Jeff Sessions and Romans 13

Posted in Humble musings on today's culture with tags , , , , , , , , , , , , , , , , , , , , , on June 18, 2018 by jcwill5

It’s been several days since the “zero tolerance” policy of the Trump administration on immigrant families has come to light.

And the fact that 2,000 children are now in detention.

At the very same time, an address to a church given by Attorney General Jeff Sessions justifying this policy and using Romans 13 to do it has come to light as well.

Some Caveats

My goal is not a defend or attack the policy itself.

You can read arguments against the policy here.

And a clarification of the policy and a defense of it here.

My goal, instead, is to examine how the Bible was used to justify the policy.

Let me say right up front that an uncut, unedited, full copy of the entire address is hard to find.

So let me share a link to CNN’s Facebook page video of it here

With that said and done, let me make some observations.

Foolish Talk

First, much like the Southern Baptist Convention leaders did last week, Sessions fails to understand the reality of the 24-7 nature of Internet news.

He’s speaking as if in a closed setting, as an insider to fellow insiders, and fails to add “and to the whole world” to his filter.

However convincing his address might have been to the already convinced, and whatever level of Scriptural knowledge and interpretive wisdom his audience might be used to, it was not convincing nor did it do interpretative justice to the passage at a world-wide level.

To quote the book of Proverbs, “when words are multiplied, transgression is unavoidable.”

All Speeches Are World-Wide

There is no truly closed setting anymore.

In a world where everyone has a cell phone with a video-capable camera, in a world where the prestige of being televised and/or recorded is no longer prestigious or safe, one cannot be too careful or too wise with one’s public words.

What is whispered in the inner rooms is now proclaimed upon the housetops.

Things in the house will never stay in the house.

It would have been better to say nothing at all in any public setting than to give this weak, self-justifying, address to the already convinced.

Ideological Bible Abuse

Second, and far more important than the folly of words, is how the Bible has been used here.

So I’ll just say it:  anytime we come to the Bible looking to justify or validate any of our modern political ideologies–Right or Left–we are on dangerous ground.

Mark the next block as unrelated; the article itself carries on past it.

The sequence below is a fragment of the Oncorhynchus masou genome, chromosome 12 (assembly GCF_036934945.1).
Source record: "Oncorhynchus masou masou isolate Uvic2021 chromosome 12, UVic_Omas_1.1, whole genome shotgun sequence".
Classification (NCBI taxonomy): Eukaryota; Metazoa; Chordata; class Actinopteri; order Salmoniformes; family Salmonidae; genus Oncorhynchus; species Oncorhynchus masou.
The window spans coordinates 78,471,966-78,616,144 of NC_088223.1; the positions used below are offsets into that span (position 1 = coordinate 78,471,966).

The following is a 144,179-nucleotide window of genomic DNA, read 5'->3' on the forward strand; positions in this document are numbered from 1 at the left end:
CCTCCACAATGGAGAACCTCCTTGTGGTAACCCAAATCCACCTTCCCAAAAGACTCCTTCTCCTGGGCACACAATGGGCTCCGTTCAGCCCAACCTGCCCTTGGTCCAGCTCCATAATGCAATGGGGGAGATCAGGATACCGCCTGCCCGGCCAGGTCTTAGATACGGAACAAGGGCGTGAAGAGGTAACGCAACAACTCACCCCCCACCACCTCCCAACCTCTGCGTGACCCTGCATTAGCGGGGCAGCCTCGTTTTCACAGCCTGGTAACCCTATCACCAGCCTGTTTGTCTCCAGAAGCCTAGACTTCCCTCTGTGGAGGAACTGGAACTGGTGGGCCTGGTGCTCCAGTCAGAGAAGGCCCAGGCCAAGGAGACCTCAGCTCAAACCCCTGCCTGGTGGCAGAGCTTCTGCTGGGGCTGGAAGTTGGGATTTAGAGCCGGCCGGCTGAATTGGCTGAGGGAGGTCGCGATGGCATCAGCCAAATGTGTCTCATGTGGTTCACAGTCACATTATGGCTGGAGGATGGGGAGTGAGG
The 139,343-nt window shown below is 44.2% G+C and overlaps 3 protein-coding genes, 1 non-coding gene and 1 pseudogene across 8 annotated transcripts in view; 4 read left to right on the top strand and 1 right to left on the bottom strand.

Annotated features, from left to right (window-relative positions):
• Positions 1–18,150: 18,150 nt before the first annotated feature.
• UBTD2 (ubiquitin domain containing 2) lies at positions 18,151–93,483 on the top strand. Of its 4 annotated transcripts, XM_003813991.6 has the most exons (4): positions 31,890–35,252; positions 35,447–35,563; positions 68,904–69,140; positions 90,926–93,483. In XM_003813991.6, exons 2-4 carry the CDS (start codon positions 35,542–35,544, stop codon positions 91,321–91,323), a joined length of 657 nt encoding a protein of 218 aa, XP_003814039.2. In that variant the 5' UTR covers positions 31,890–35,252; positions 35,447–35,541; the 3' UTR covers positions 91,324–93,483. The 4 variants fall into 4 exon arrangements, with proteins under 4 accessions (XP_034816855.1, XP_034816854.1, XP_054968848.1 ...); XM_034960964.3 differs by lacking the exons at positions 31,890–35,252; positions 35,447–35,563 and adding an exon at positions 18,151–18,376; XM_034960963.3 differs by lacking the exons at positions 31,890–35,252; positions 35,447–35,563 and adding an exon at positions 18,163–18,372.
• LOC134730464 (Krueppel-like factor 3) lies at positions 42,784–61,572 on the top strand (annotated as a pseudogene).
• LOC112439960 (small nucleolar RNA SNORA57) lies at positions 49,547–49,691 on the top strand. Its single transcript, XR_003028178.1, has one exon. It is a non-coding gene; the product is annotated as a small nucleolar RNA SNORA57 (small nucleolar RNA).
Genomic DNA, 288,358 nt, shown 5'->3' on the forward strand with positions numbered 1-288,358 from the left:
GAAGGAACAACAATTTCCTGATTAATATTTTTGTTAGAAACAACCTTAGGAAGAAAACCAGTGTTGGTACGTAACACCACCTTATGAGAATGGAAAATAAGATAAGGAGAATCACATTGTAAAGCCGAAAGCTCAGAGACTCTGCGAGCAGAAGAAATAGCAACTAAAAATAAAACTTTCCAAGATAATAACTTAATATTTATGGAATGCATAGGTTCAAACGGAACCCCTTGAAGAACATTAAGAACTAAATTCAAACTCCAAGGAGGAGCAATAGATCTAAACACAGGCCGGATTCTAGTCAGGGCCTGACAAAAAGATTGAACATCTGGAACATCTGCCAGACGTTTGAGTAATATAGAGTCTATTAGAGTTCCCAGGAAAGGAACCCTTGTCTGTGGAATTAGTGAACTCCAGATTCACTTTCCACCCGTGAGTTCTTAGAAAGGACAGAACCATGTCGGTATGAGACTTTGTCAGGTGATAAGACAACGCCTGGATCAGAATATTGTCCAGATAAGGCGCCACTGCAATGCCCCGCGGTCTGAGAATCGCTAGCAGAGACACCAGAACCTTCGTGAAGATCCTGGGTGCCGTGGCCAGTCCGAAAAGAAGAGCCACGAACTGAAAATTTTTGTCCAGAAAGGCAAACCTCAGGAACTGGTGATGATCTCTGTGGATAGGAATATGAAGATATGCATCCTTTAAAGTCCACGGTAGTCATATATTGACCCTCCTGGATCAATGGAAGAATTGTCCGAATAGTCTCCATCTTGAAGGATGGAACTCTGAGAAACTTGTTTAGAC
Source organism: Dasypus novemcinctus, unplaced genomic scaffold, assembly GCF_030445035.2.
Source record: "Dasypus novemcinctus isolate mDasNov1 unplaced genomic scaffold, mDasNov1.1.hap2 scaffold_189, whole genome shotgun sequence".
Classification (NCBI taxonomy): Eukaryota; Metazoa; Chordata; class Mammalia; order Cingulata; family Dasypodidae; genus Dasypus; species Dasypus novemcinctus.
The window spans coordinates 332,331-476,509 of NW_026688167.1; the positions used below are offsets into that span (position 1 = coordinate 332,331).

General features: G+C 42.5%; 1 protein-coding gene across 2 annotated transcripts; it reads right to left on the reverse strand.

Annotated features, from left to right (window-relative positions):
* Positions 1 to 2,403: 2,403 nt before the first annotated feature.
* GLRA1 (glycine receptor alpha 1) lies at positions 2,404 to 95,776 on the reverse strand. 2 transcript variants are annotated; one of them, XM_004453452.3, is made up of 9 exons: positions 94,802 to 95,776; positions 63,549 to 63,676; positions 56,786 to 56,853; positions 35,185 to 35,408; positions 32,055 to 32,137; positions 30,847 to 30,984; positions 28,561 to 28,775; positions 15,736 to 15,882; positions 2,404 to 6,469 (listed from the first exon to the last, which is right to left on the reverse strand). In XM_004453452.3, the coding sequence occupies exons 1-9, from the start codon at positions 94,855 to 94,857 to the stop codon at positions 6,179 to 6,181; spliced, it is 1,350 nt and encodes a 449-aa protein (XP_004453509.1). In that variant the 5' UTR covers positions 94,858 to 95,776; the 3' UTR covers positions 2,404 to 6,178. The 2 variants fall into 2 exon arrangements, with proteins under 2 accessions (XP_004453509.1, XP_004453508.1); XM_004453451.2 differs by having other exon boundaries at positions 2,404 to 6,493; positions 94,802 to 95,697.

What Jeff Sessions does is take his big political idea, “Law and Order”, and use a verse in the Bible to validate it.

An article from the Gospel Coalition discusses this bible misuse issue at more depth and can be read here.

To be sure, the Bible does indeed identify sin as “lawlessness” and does strongly affirm the God-ordained blessing of good government over chaos and anarchy.

But it does not teach the Law-and-Order ideology, or blind obedience to the State, or, to be fair, a pro-immigrant ideology, either.

The True Purpose of Romans 13

The New Testament letters (like Romans) were written to small groups of people who were part of a suspect religious minority.

They were strongly out of favor with the Roman imperial and regional authorities and were subject to persecution anytime, anywhere.

Paul and Peter and James and John and Luke has this one agenda in mind:  keep the worship and the message of Jesus Christ as the one and only bone of contention with the governing authorities.

Let there be no other causes or distractions from the Chief and Supreme Cause.

In all other matters therefore be model citizens and peaceable neighbors and outstanding workers and loving families as those animated by Christ.

Foment no civil rebellions, start no slave uprisings, break up no families, undermine no marriages, and don’t give the Roman State any pretext to wage war against the Church.

Let any and all civil disobedience by about loyalty to Christ and His supremacy over us instead of the State’s, is the idea.

Not Written to Defend Abuses of Power

But what we’re talking about here is a potentially grave abuse of governing power and the shallow use/misuse of the Bible to defend it.

And this is where Jeff Sessions has revealed a one-dimensional view and usage of the Bible.

To use a principle taught by Jesus, man was not made for laws and governments, but laws and governments were made for man.

Law and Order-ism is not the same as biblical Christianity, and biblical Christianity does not exist to service the ideology of Law-and Order-ism.

In fact, the teachings of the Bible, which tout both the supremacy of Christ and celebrate His hold over the hearts of His people, scares and infuriates abusers, bullies, tyrants, ideologues, and dictators.

Argue if you will for or against this policy, but, for the sake of Christ, let’s cease quoting shallow proof texts to justify or attack it!

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Mike Pence and the SBC

Posted in Humble musings on today's culture with tags , , , , , , , , , , , , , , , , , , on June 14, 2018 by jcwill5

Two days ago, Vice President Mike Pence addressed the delegates at the Southern Baptist Convention meeting in Dallas, TX.

Predictable Reactions

You can guess the two main reactions to this happening:

Joy and thunderous applause by the majority of the delegates.

Dismay and deep concern by many on the sidelines and looking in from the outside.

The Religion editor of CNN, Daniel Burke, sums up the latter viewpoint here.

Jonathan Leeman of the Gospel Coalition goes so far as to say politicians should be in the pews not the pulpit.  Read about it here.

And Thomas Kidd helpfully reminds us that political addresses to denominations and to the SBC is not a new practice but goes back many decades.